Sharp Brains: Brain Fitness and Cognitive Health News

Neuroplasticity, Brain Fitness and Cognitive Health News

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A Brain Fitness Vacation

San PedroA year ago we wrote a Glos­sary where we defined Brain Fit­ness as “the gen­er­al state of good, sharp, brain and mind, espe­cial­ly as the result of men­tal and phys­i­cal exer­cise and prop­er nutri­tion” and a Brain Fit­ness Pro­gram as a “struc­tured set of brain exer­cis­es, usu­al­ly com­put­er-based, designed to train spe­cif­ic brain areas and func­tions in tar­get­ed ways, and mea­sured by brain fit­ness assess­ments.”

Now, thanks to this recent arti­cle Alvaro and Lisa’s Brain Vaca­tion, we can add Brain Fit­ness Vaca­tion: “A brain fit­ness vaca­tion is like a reg­u­lar vaca­tion, only you attend events, do exer­cis­es, and arrange for expe­ri­ences that address the aspects of good brain health: phys­i­cal exer­cise, men­tal exer­cise, good nutri­tion, and stress man­age­ment.”

Dave Bun­nell, the founder and edi­tor of new mag­a­zine ELDR (and pre­vi­ous­ly edi­tor of PC World, PC Mag­a­zine, Upside, and many oth­er mag­a­zines) met Dr. Gold­berg and myself after our speech in SFSU last May. When he showed an inter­est in writ­ing a sto­ry, and I men­tioned half-jok­ing­ly that it would have to wait a few weeks since my wife and I were about to take a much need­ed “brain fit­ness vaca­tion”, he said, well, maybe that’s the sto­ry!.

You can read the full arti­cle here. For the ben­e­fit of the atten­dants to my lec­tures this week, who may be look­ing for some addi­tion­al brain exer­cis­es, here go some quotes:

  • Guessti­ma­tion. Lisa asks Alvaro a ques­tion, “How many trees are there in San Fran­cis­co?” To come up with an answer, Alvaro first tries to guess how many trees, on aver­age, there are in a city block. He then cal­cu­lates approx­i­mate­ly how many blocks there are in a square mile, fol­lowed by how many square miles there are in San Fran­cis­co, and so on.
  • Num­ber Series. Alvaro says, “Two, three,” and Lisa replies, “four, six.” Alvaro then says, “Six, nine,” and Lisa replies, “Eight, twelve.” He says,“Ten, fif­teen,” and the sequence goes on as long and as fast as you can keep doing it.
  • Haiku. Dur­ing the entire vaca­tion, Alvaro and Lisa com­posed haiku for each oth­er every morn­ing. The rule was they couldn’t write them down. They had to cre­ate them in their heads and remem­ber them.
  • Sen­so­ry train­ing. Lisa puts a piece of choco­late into Alvaro’s mouth while his eyes are closed. He lets it melt com­plete­ly with­out chew­ing and with­out open­ing his eyes. Next, he puts a grape in Lisa’s mouth.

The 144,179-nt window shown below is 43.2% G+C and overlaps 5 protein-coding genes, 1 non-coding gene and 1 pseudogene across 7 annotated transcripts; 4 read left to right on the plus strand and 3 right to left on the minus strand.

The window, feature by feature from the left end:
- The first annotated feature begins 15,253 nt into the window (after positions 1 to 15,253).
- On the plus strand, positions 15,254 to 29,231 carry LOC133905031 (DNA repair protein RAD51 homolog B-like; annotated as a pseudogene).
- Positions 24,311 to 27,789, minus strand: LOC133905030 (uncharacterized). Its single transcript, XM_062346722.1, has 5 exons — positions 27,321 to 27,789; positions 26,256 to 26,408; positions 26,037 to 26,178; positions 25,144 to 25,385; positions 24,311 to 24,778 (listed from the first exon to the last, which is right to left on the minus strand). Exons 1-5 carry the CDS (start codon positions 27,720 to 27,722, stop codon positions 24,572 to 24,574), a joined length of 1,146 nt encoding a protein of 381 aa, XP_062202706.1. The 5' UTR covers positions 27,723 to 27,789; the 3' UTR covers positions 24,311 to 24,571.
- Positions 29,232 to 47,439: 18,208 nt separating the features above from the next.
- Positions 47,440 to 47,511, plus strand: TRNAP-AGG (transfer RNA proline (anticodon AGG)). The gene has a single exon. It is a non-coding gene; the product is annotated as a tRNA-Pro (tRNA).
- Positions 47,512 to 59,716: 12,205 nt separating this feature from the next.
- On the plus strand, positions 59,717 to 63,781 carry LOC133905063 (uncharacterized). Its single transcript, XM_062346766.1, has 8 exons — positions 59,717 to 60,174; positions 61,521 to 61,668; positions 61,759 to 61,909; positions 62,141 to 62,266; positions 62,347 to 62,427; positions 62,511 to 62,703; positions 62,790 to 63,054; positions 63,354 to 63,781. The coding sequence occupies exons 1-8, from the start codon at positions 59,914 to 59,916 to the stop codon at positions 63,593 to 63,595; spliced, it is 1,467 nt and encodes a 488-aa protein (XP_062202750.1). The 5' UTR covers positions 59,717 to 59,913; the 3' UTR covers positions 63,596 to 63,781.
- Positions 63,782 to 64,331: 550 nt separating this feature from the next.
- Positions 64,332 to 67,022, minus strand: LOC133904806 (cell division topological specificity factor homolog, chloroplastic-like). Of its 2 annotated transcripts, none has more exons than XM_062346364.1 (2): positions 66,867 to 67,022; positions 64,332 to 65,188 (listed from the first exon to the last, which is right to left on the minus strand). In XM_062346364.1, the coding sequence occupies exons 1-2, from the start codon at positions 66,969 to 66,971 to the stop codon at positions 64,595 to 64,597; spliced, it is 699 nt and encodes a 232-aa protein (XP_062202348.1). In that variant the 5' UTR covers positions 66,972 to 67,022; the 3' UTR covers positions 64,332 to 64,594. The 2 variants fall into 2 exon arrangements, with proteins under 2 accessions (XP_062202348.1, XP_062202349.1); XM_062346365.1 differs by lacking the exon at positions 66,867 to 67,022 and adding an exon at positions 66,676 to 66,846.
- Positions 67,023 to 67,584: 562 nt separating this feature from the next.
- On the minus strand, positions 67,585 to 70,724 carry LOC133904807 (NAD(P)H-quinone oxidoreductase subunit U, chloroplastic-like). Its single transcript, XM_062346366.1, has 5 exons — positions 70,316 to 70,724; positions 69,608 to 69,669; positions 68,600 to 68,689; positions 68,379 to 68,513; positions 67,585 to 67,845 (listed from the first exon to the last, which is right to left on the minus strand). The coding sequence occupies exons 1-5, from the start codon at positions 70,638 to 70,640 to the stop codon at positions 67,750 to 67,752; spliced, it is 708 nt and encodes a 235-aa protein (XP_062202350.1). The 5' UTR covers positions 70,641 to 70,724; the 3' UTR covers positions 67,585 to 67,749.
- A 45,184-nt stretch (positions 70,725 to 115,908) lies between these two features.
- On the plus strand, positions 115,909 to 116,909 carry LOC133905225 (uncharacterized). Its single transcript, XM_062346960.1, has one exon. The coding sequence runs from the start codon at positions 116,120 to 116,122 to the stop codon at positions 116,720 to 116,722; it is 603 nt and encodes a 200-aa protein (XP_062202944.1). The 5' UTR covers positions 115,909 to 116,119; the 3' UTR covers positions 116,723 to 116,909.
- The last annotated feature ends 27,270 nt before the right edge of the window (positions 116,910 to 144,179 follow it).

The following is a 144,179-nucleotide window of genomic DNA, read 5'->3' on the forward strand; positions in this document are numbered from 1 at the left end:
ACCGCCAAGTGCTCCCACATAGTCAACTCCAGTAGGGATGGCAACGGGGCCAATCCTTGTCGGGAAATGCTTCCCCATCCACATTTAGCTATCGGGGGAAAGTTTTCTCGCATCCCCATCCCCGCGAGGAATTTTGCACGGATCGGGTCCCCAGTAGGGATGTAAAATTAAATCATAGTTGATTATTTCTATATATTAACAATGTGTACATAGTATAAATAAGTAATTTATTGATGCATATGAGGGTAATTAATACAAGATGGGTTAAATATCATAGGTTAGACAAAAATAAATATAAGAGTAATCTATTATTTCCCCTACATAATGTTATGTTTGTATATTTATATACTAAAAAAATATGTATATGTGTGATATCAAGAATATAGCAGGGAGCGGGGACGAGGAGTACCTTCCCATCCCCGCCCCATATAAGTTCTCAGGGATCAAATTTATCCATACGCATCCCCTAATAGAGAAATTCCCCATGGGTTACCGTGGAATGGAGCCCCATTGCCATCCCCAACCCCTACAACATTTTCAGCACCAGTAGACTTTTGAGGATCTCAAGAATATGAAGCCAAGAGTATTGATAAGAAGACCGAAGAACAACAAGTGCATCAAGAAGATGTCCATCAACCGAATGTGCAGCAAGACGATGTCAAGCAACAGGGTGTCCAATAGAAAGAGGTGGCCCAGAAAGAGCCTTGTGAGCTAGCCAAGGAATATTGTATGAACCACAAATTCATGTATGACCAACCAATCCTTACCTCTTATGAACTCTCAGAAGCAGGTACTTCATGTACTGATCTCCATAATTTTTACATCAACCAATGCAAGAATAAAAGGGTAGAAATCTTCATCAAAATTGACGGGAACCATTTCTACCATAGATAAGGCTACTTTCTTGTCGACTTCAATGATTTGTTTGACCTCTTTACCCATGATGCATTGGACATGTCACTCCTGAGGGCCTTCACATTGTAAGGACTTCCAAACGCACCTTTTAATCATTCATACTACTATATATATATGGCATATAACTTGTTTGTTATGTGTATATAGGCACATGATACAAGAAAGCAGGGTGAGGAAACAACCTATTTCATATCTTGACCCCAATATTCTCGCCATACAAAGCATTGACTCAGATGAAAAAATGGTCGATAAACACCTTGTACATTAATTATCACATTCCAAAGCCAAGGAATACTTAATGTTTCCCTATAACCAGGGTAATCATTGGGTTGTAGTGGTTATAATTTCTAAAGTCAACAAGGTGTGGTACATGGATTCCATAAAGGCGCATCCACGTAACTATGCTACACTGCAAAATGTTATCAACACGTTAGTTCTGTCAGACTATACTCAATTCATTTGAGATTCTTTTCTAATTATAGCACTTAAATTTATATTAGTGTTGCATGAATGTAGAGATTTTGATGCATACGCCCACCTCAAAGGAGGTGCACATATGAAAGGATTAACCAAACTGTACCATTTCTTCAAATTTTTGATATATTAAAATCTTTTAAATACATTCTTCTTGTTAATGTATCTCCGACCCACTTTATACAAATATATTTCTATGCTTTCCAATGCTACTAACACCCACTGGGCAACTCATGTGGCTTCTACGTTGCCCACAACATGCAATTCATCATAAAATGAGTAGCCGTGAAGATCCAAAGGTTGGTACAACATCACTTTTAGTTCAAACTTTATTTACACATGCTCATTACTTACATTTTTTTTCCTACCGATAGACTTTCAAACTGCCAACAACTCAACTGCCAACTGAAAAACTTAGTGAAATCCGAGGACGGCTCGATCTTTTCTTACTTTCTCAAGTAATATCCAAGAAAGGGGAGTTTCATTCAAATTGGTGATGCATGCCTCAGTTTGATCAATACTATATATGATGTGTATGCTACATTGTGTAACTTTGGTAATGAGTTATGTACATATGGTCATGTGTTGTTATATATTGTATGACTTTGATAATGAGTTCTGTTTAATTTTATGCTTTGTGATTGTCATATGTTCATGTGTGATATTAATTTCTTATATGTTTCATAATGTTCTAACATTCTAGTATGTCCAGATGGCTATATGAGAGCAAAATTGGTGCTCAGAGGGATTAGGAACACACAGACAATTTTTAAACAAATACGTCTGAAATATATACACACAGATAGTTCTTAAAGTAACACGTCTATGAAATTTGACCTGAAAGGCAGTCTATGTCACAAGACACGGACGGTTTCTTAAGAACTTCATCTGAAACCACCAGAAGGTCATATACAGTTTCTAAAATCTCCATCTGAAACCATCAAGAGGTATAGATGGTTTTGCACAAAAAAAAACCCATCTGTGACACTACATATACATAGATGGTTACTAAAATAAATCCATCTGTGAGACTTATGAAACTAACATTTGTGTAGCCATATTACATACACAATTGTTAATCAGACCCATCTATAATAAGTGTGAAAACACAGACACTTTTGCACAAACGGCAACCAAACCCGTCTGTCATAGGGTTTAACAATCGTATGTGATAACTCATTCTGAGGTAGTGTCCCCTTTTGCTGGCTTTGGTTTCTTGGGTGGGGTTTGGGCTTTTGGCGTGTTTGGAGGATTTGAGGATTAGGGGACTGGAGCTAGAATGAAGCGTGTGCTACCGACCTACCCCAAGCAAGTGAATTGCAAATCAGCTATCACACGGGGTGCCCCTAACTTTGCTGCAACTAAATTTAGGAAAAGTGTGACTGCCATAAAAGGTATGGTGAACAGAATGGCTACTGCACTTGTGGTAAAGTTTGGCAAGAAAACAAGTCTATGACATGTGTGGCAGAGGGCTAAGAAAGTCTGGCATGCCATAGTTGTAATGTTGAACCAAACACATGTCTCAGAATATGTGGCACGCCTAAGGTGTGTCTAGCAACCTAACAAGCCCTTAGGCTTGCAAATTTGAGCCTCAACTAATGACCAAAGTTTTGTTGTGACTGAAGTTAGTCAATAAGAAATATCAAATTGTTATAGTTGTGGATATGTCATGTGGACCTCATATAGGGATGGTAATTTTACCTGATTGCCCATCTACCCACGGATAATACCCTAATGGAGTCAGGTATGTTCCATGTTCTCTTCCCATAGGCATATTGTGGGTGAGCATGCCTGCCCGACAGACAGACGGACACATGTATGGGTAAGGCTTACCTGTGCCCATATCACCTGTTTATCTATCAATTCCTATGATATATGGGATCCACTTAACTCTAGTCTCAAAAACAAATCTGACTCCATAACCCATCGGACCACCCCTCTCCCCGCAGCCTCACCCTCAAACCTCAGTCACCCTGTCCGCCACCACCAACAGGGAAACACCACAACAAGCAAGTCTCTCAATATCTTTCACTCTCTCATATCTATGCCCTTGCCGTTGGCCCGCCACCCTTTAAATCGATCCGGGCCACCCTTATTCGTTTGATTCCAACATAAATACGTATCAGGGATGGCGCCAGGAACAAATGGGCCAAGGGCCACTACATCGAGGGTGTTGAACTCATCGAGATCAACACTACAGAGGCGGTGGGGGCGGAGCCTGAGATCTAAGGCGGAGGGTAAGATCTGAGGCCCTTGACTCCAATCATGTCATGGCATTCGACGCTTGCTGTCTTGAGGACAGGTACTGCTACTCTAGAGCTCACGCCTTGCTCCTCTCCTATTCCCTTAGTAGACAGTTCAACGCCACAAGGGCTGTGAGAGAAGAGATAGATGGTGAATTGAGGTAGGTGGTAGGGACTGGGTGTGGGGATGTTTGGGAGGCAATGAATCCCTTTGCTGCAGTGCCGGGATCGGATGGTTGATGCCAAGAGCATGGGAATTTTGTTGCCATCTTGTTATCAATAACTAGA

• Visu­al­iza­tions. Alvaro and Lisa sit qui­et­ly for about 15 min­utes, breathe deeply using their diaphragms, and visu­al­ize spe­cial moments from their past, such as the most beau­ti­ful view they’ve ever seen, or a lov­ing per­son­al moment.

Enjoy

Pic cred­it: San Pedro de Alcan­tara, Spain (Wikipedia)

Neuroplasticity 101 and Brain Health Glossary

Giv­en the grow­ing num­ber of arti­cles in the pop­u­lar press men­tion­ing words such as “neu­ro­plas­tic­i­ty”, “fMRI” and “cog­ni­tive reserve”, let’s review some key find­ings, con­cepts and terms.

First, a pre­scient quote by Span­ish neu­ro­sci­en­tist San­ti­a­go Ramon y Cajal (1852–1934): “Every man can, if he so desires, become the sculp­tor his own brain”.

fmri.jpgThanks to new neu­roimag­ing tech­niques, regard­ed “as impor­tant for neu­ro­science as tele­scopes were for astron­o­my, neu­ro­sci­en­tists and cog­ni­tive psy­chol­o­gists have been find­ing that the brain has a num­ber of “core capac­i­ties” and “men­tal mus­cles” that can be exer­cised through nov­el­ty, vari­ety and prac­tice, and that exer­cis­ing our brain can influ­ence the gen­er­a­tion of new neu­rons and their con­nec­tions. Brain exer­cise is being rec­og­nized, there­fore, as a crit­i­cal pil­lar of brain health, togeth­er with nutri­tion, phys­i­cal exer­cise and stress man­age­ment.

Pre­vi­ous beliefs about our brain and how it works have been proven false. Some beliefs that have been debunked include claims that adult brains can not cre­ate new neu­rons (shown to be false by Berke­ley sci­en­tists Mar­i­an Dia­mond and Mark Rosen­zweig, and Salk Institute’s Fred Gage), notions that work­ing mem­o­ry has a max­i­mum lim­it of 6 or 7 items (debunked by Karolin­s­ka Insti­tute Torkel Kling­berg), and assump­tions that the brain’s basic process­es can not be reor­ga­nized by repeat­ed prac­tice (UCSF’s Drs. Paula Tal­lal and Michael Merzenich). The “men­tal mus­cles” we can train include atten­tion, stress and emo­tion­al man­age­ment, mem­o­ry, visual/ spa­tial, audi­to­ry process­es and lan­guage, motor coor­di­na­tion and exec­u­tive func­tions like plan­ning and prob­lem-solv­ing.

Men­tal stim­u­la­tion is impor­tant if done in the right sup­port­ive and engag­ing envi­ron­ment. Stanford’s Robert Sapol­sky has proven that chron­ic stress and cor­ti­cal inhi­bi­tion, which may be aggra­vat­ed due to imposed men­tal stim­u­la­tion, may prove coun­ter­pro­duc­tive. Hav­ing the right moti­va­tion is essen­tial.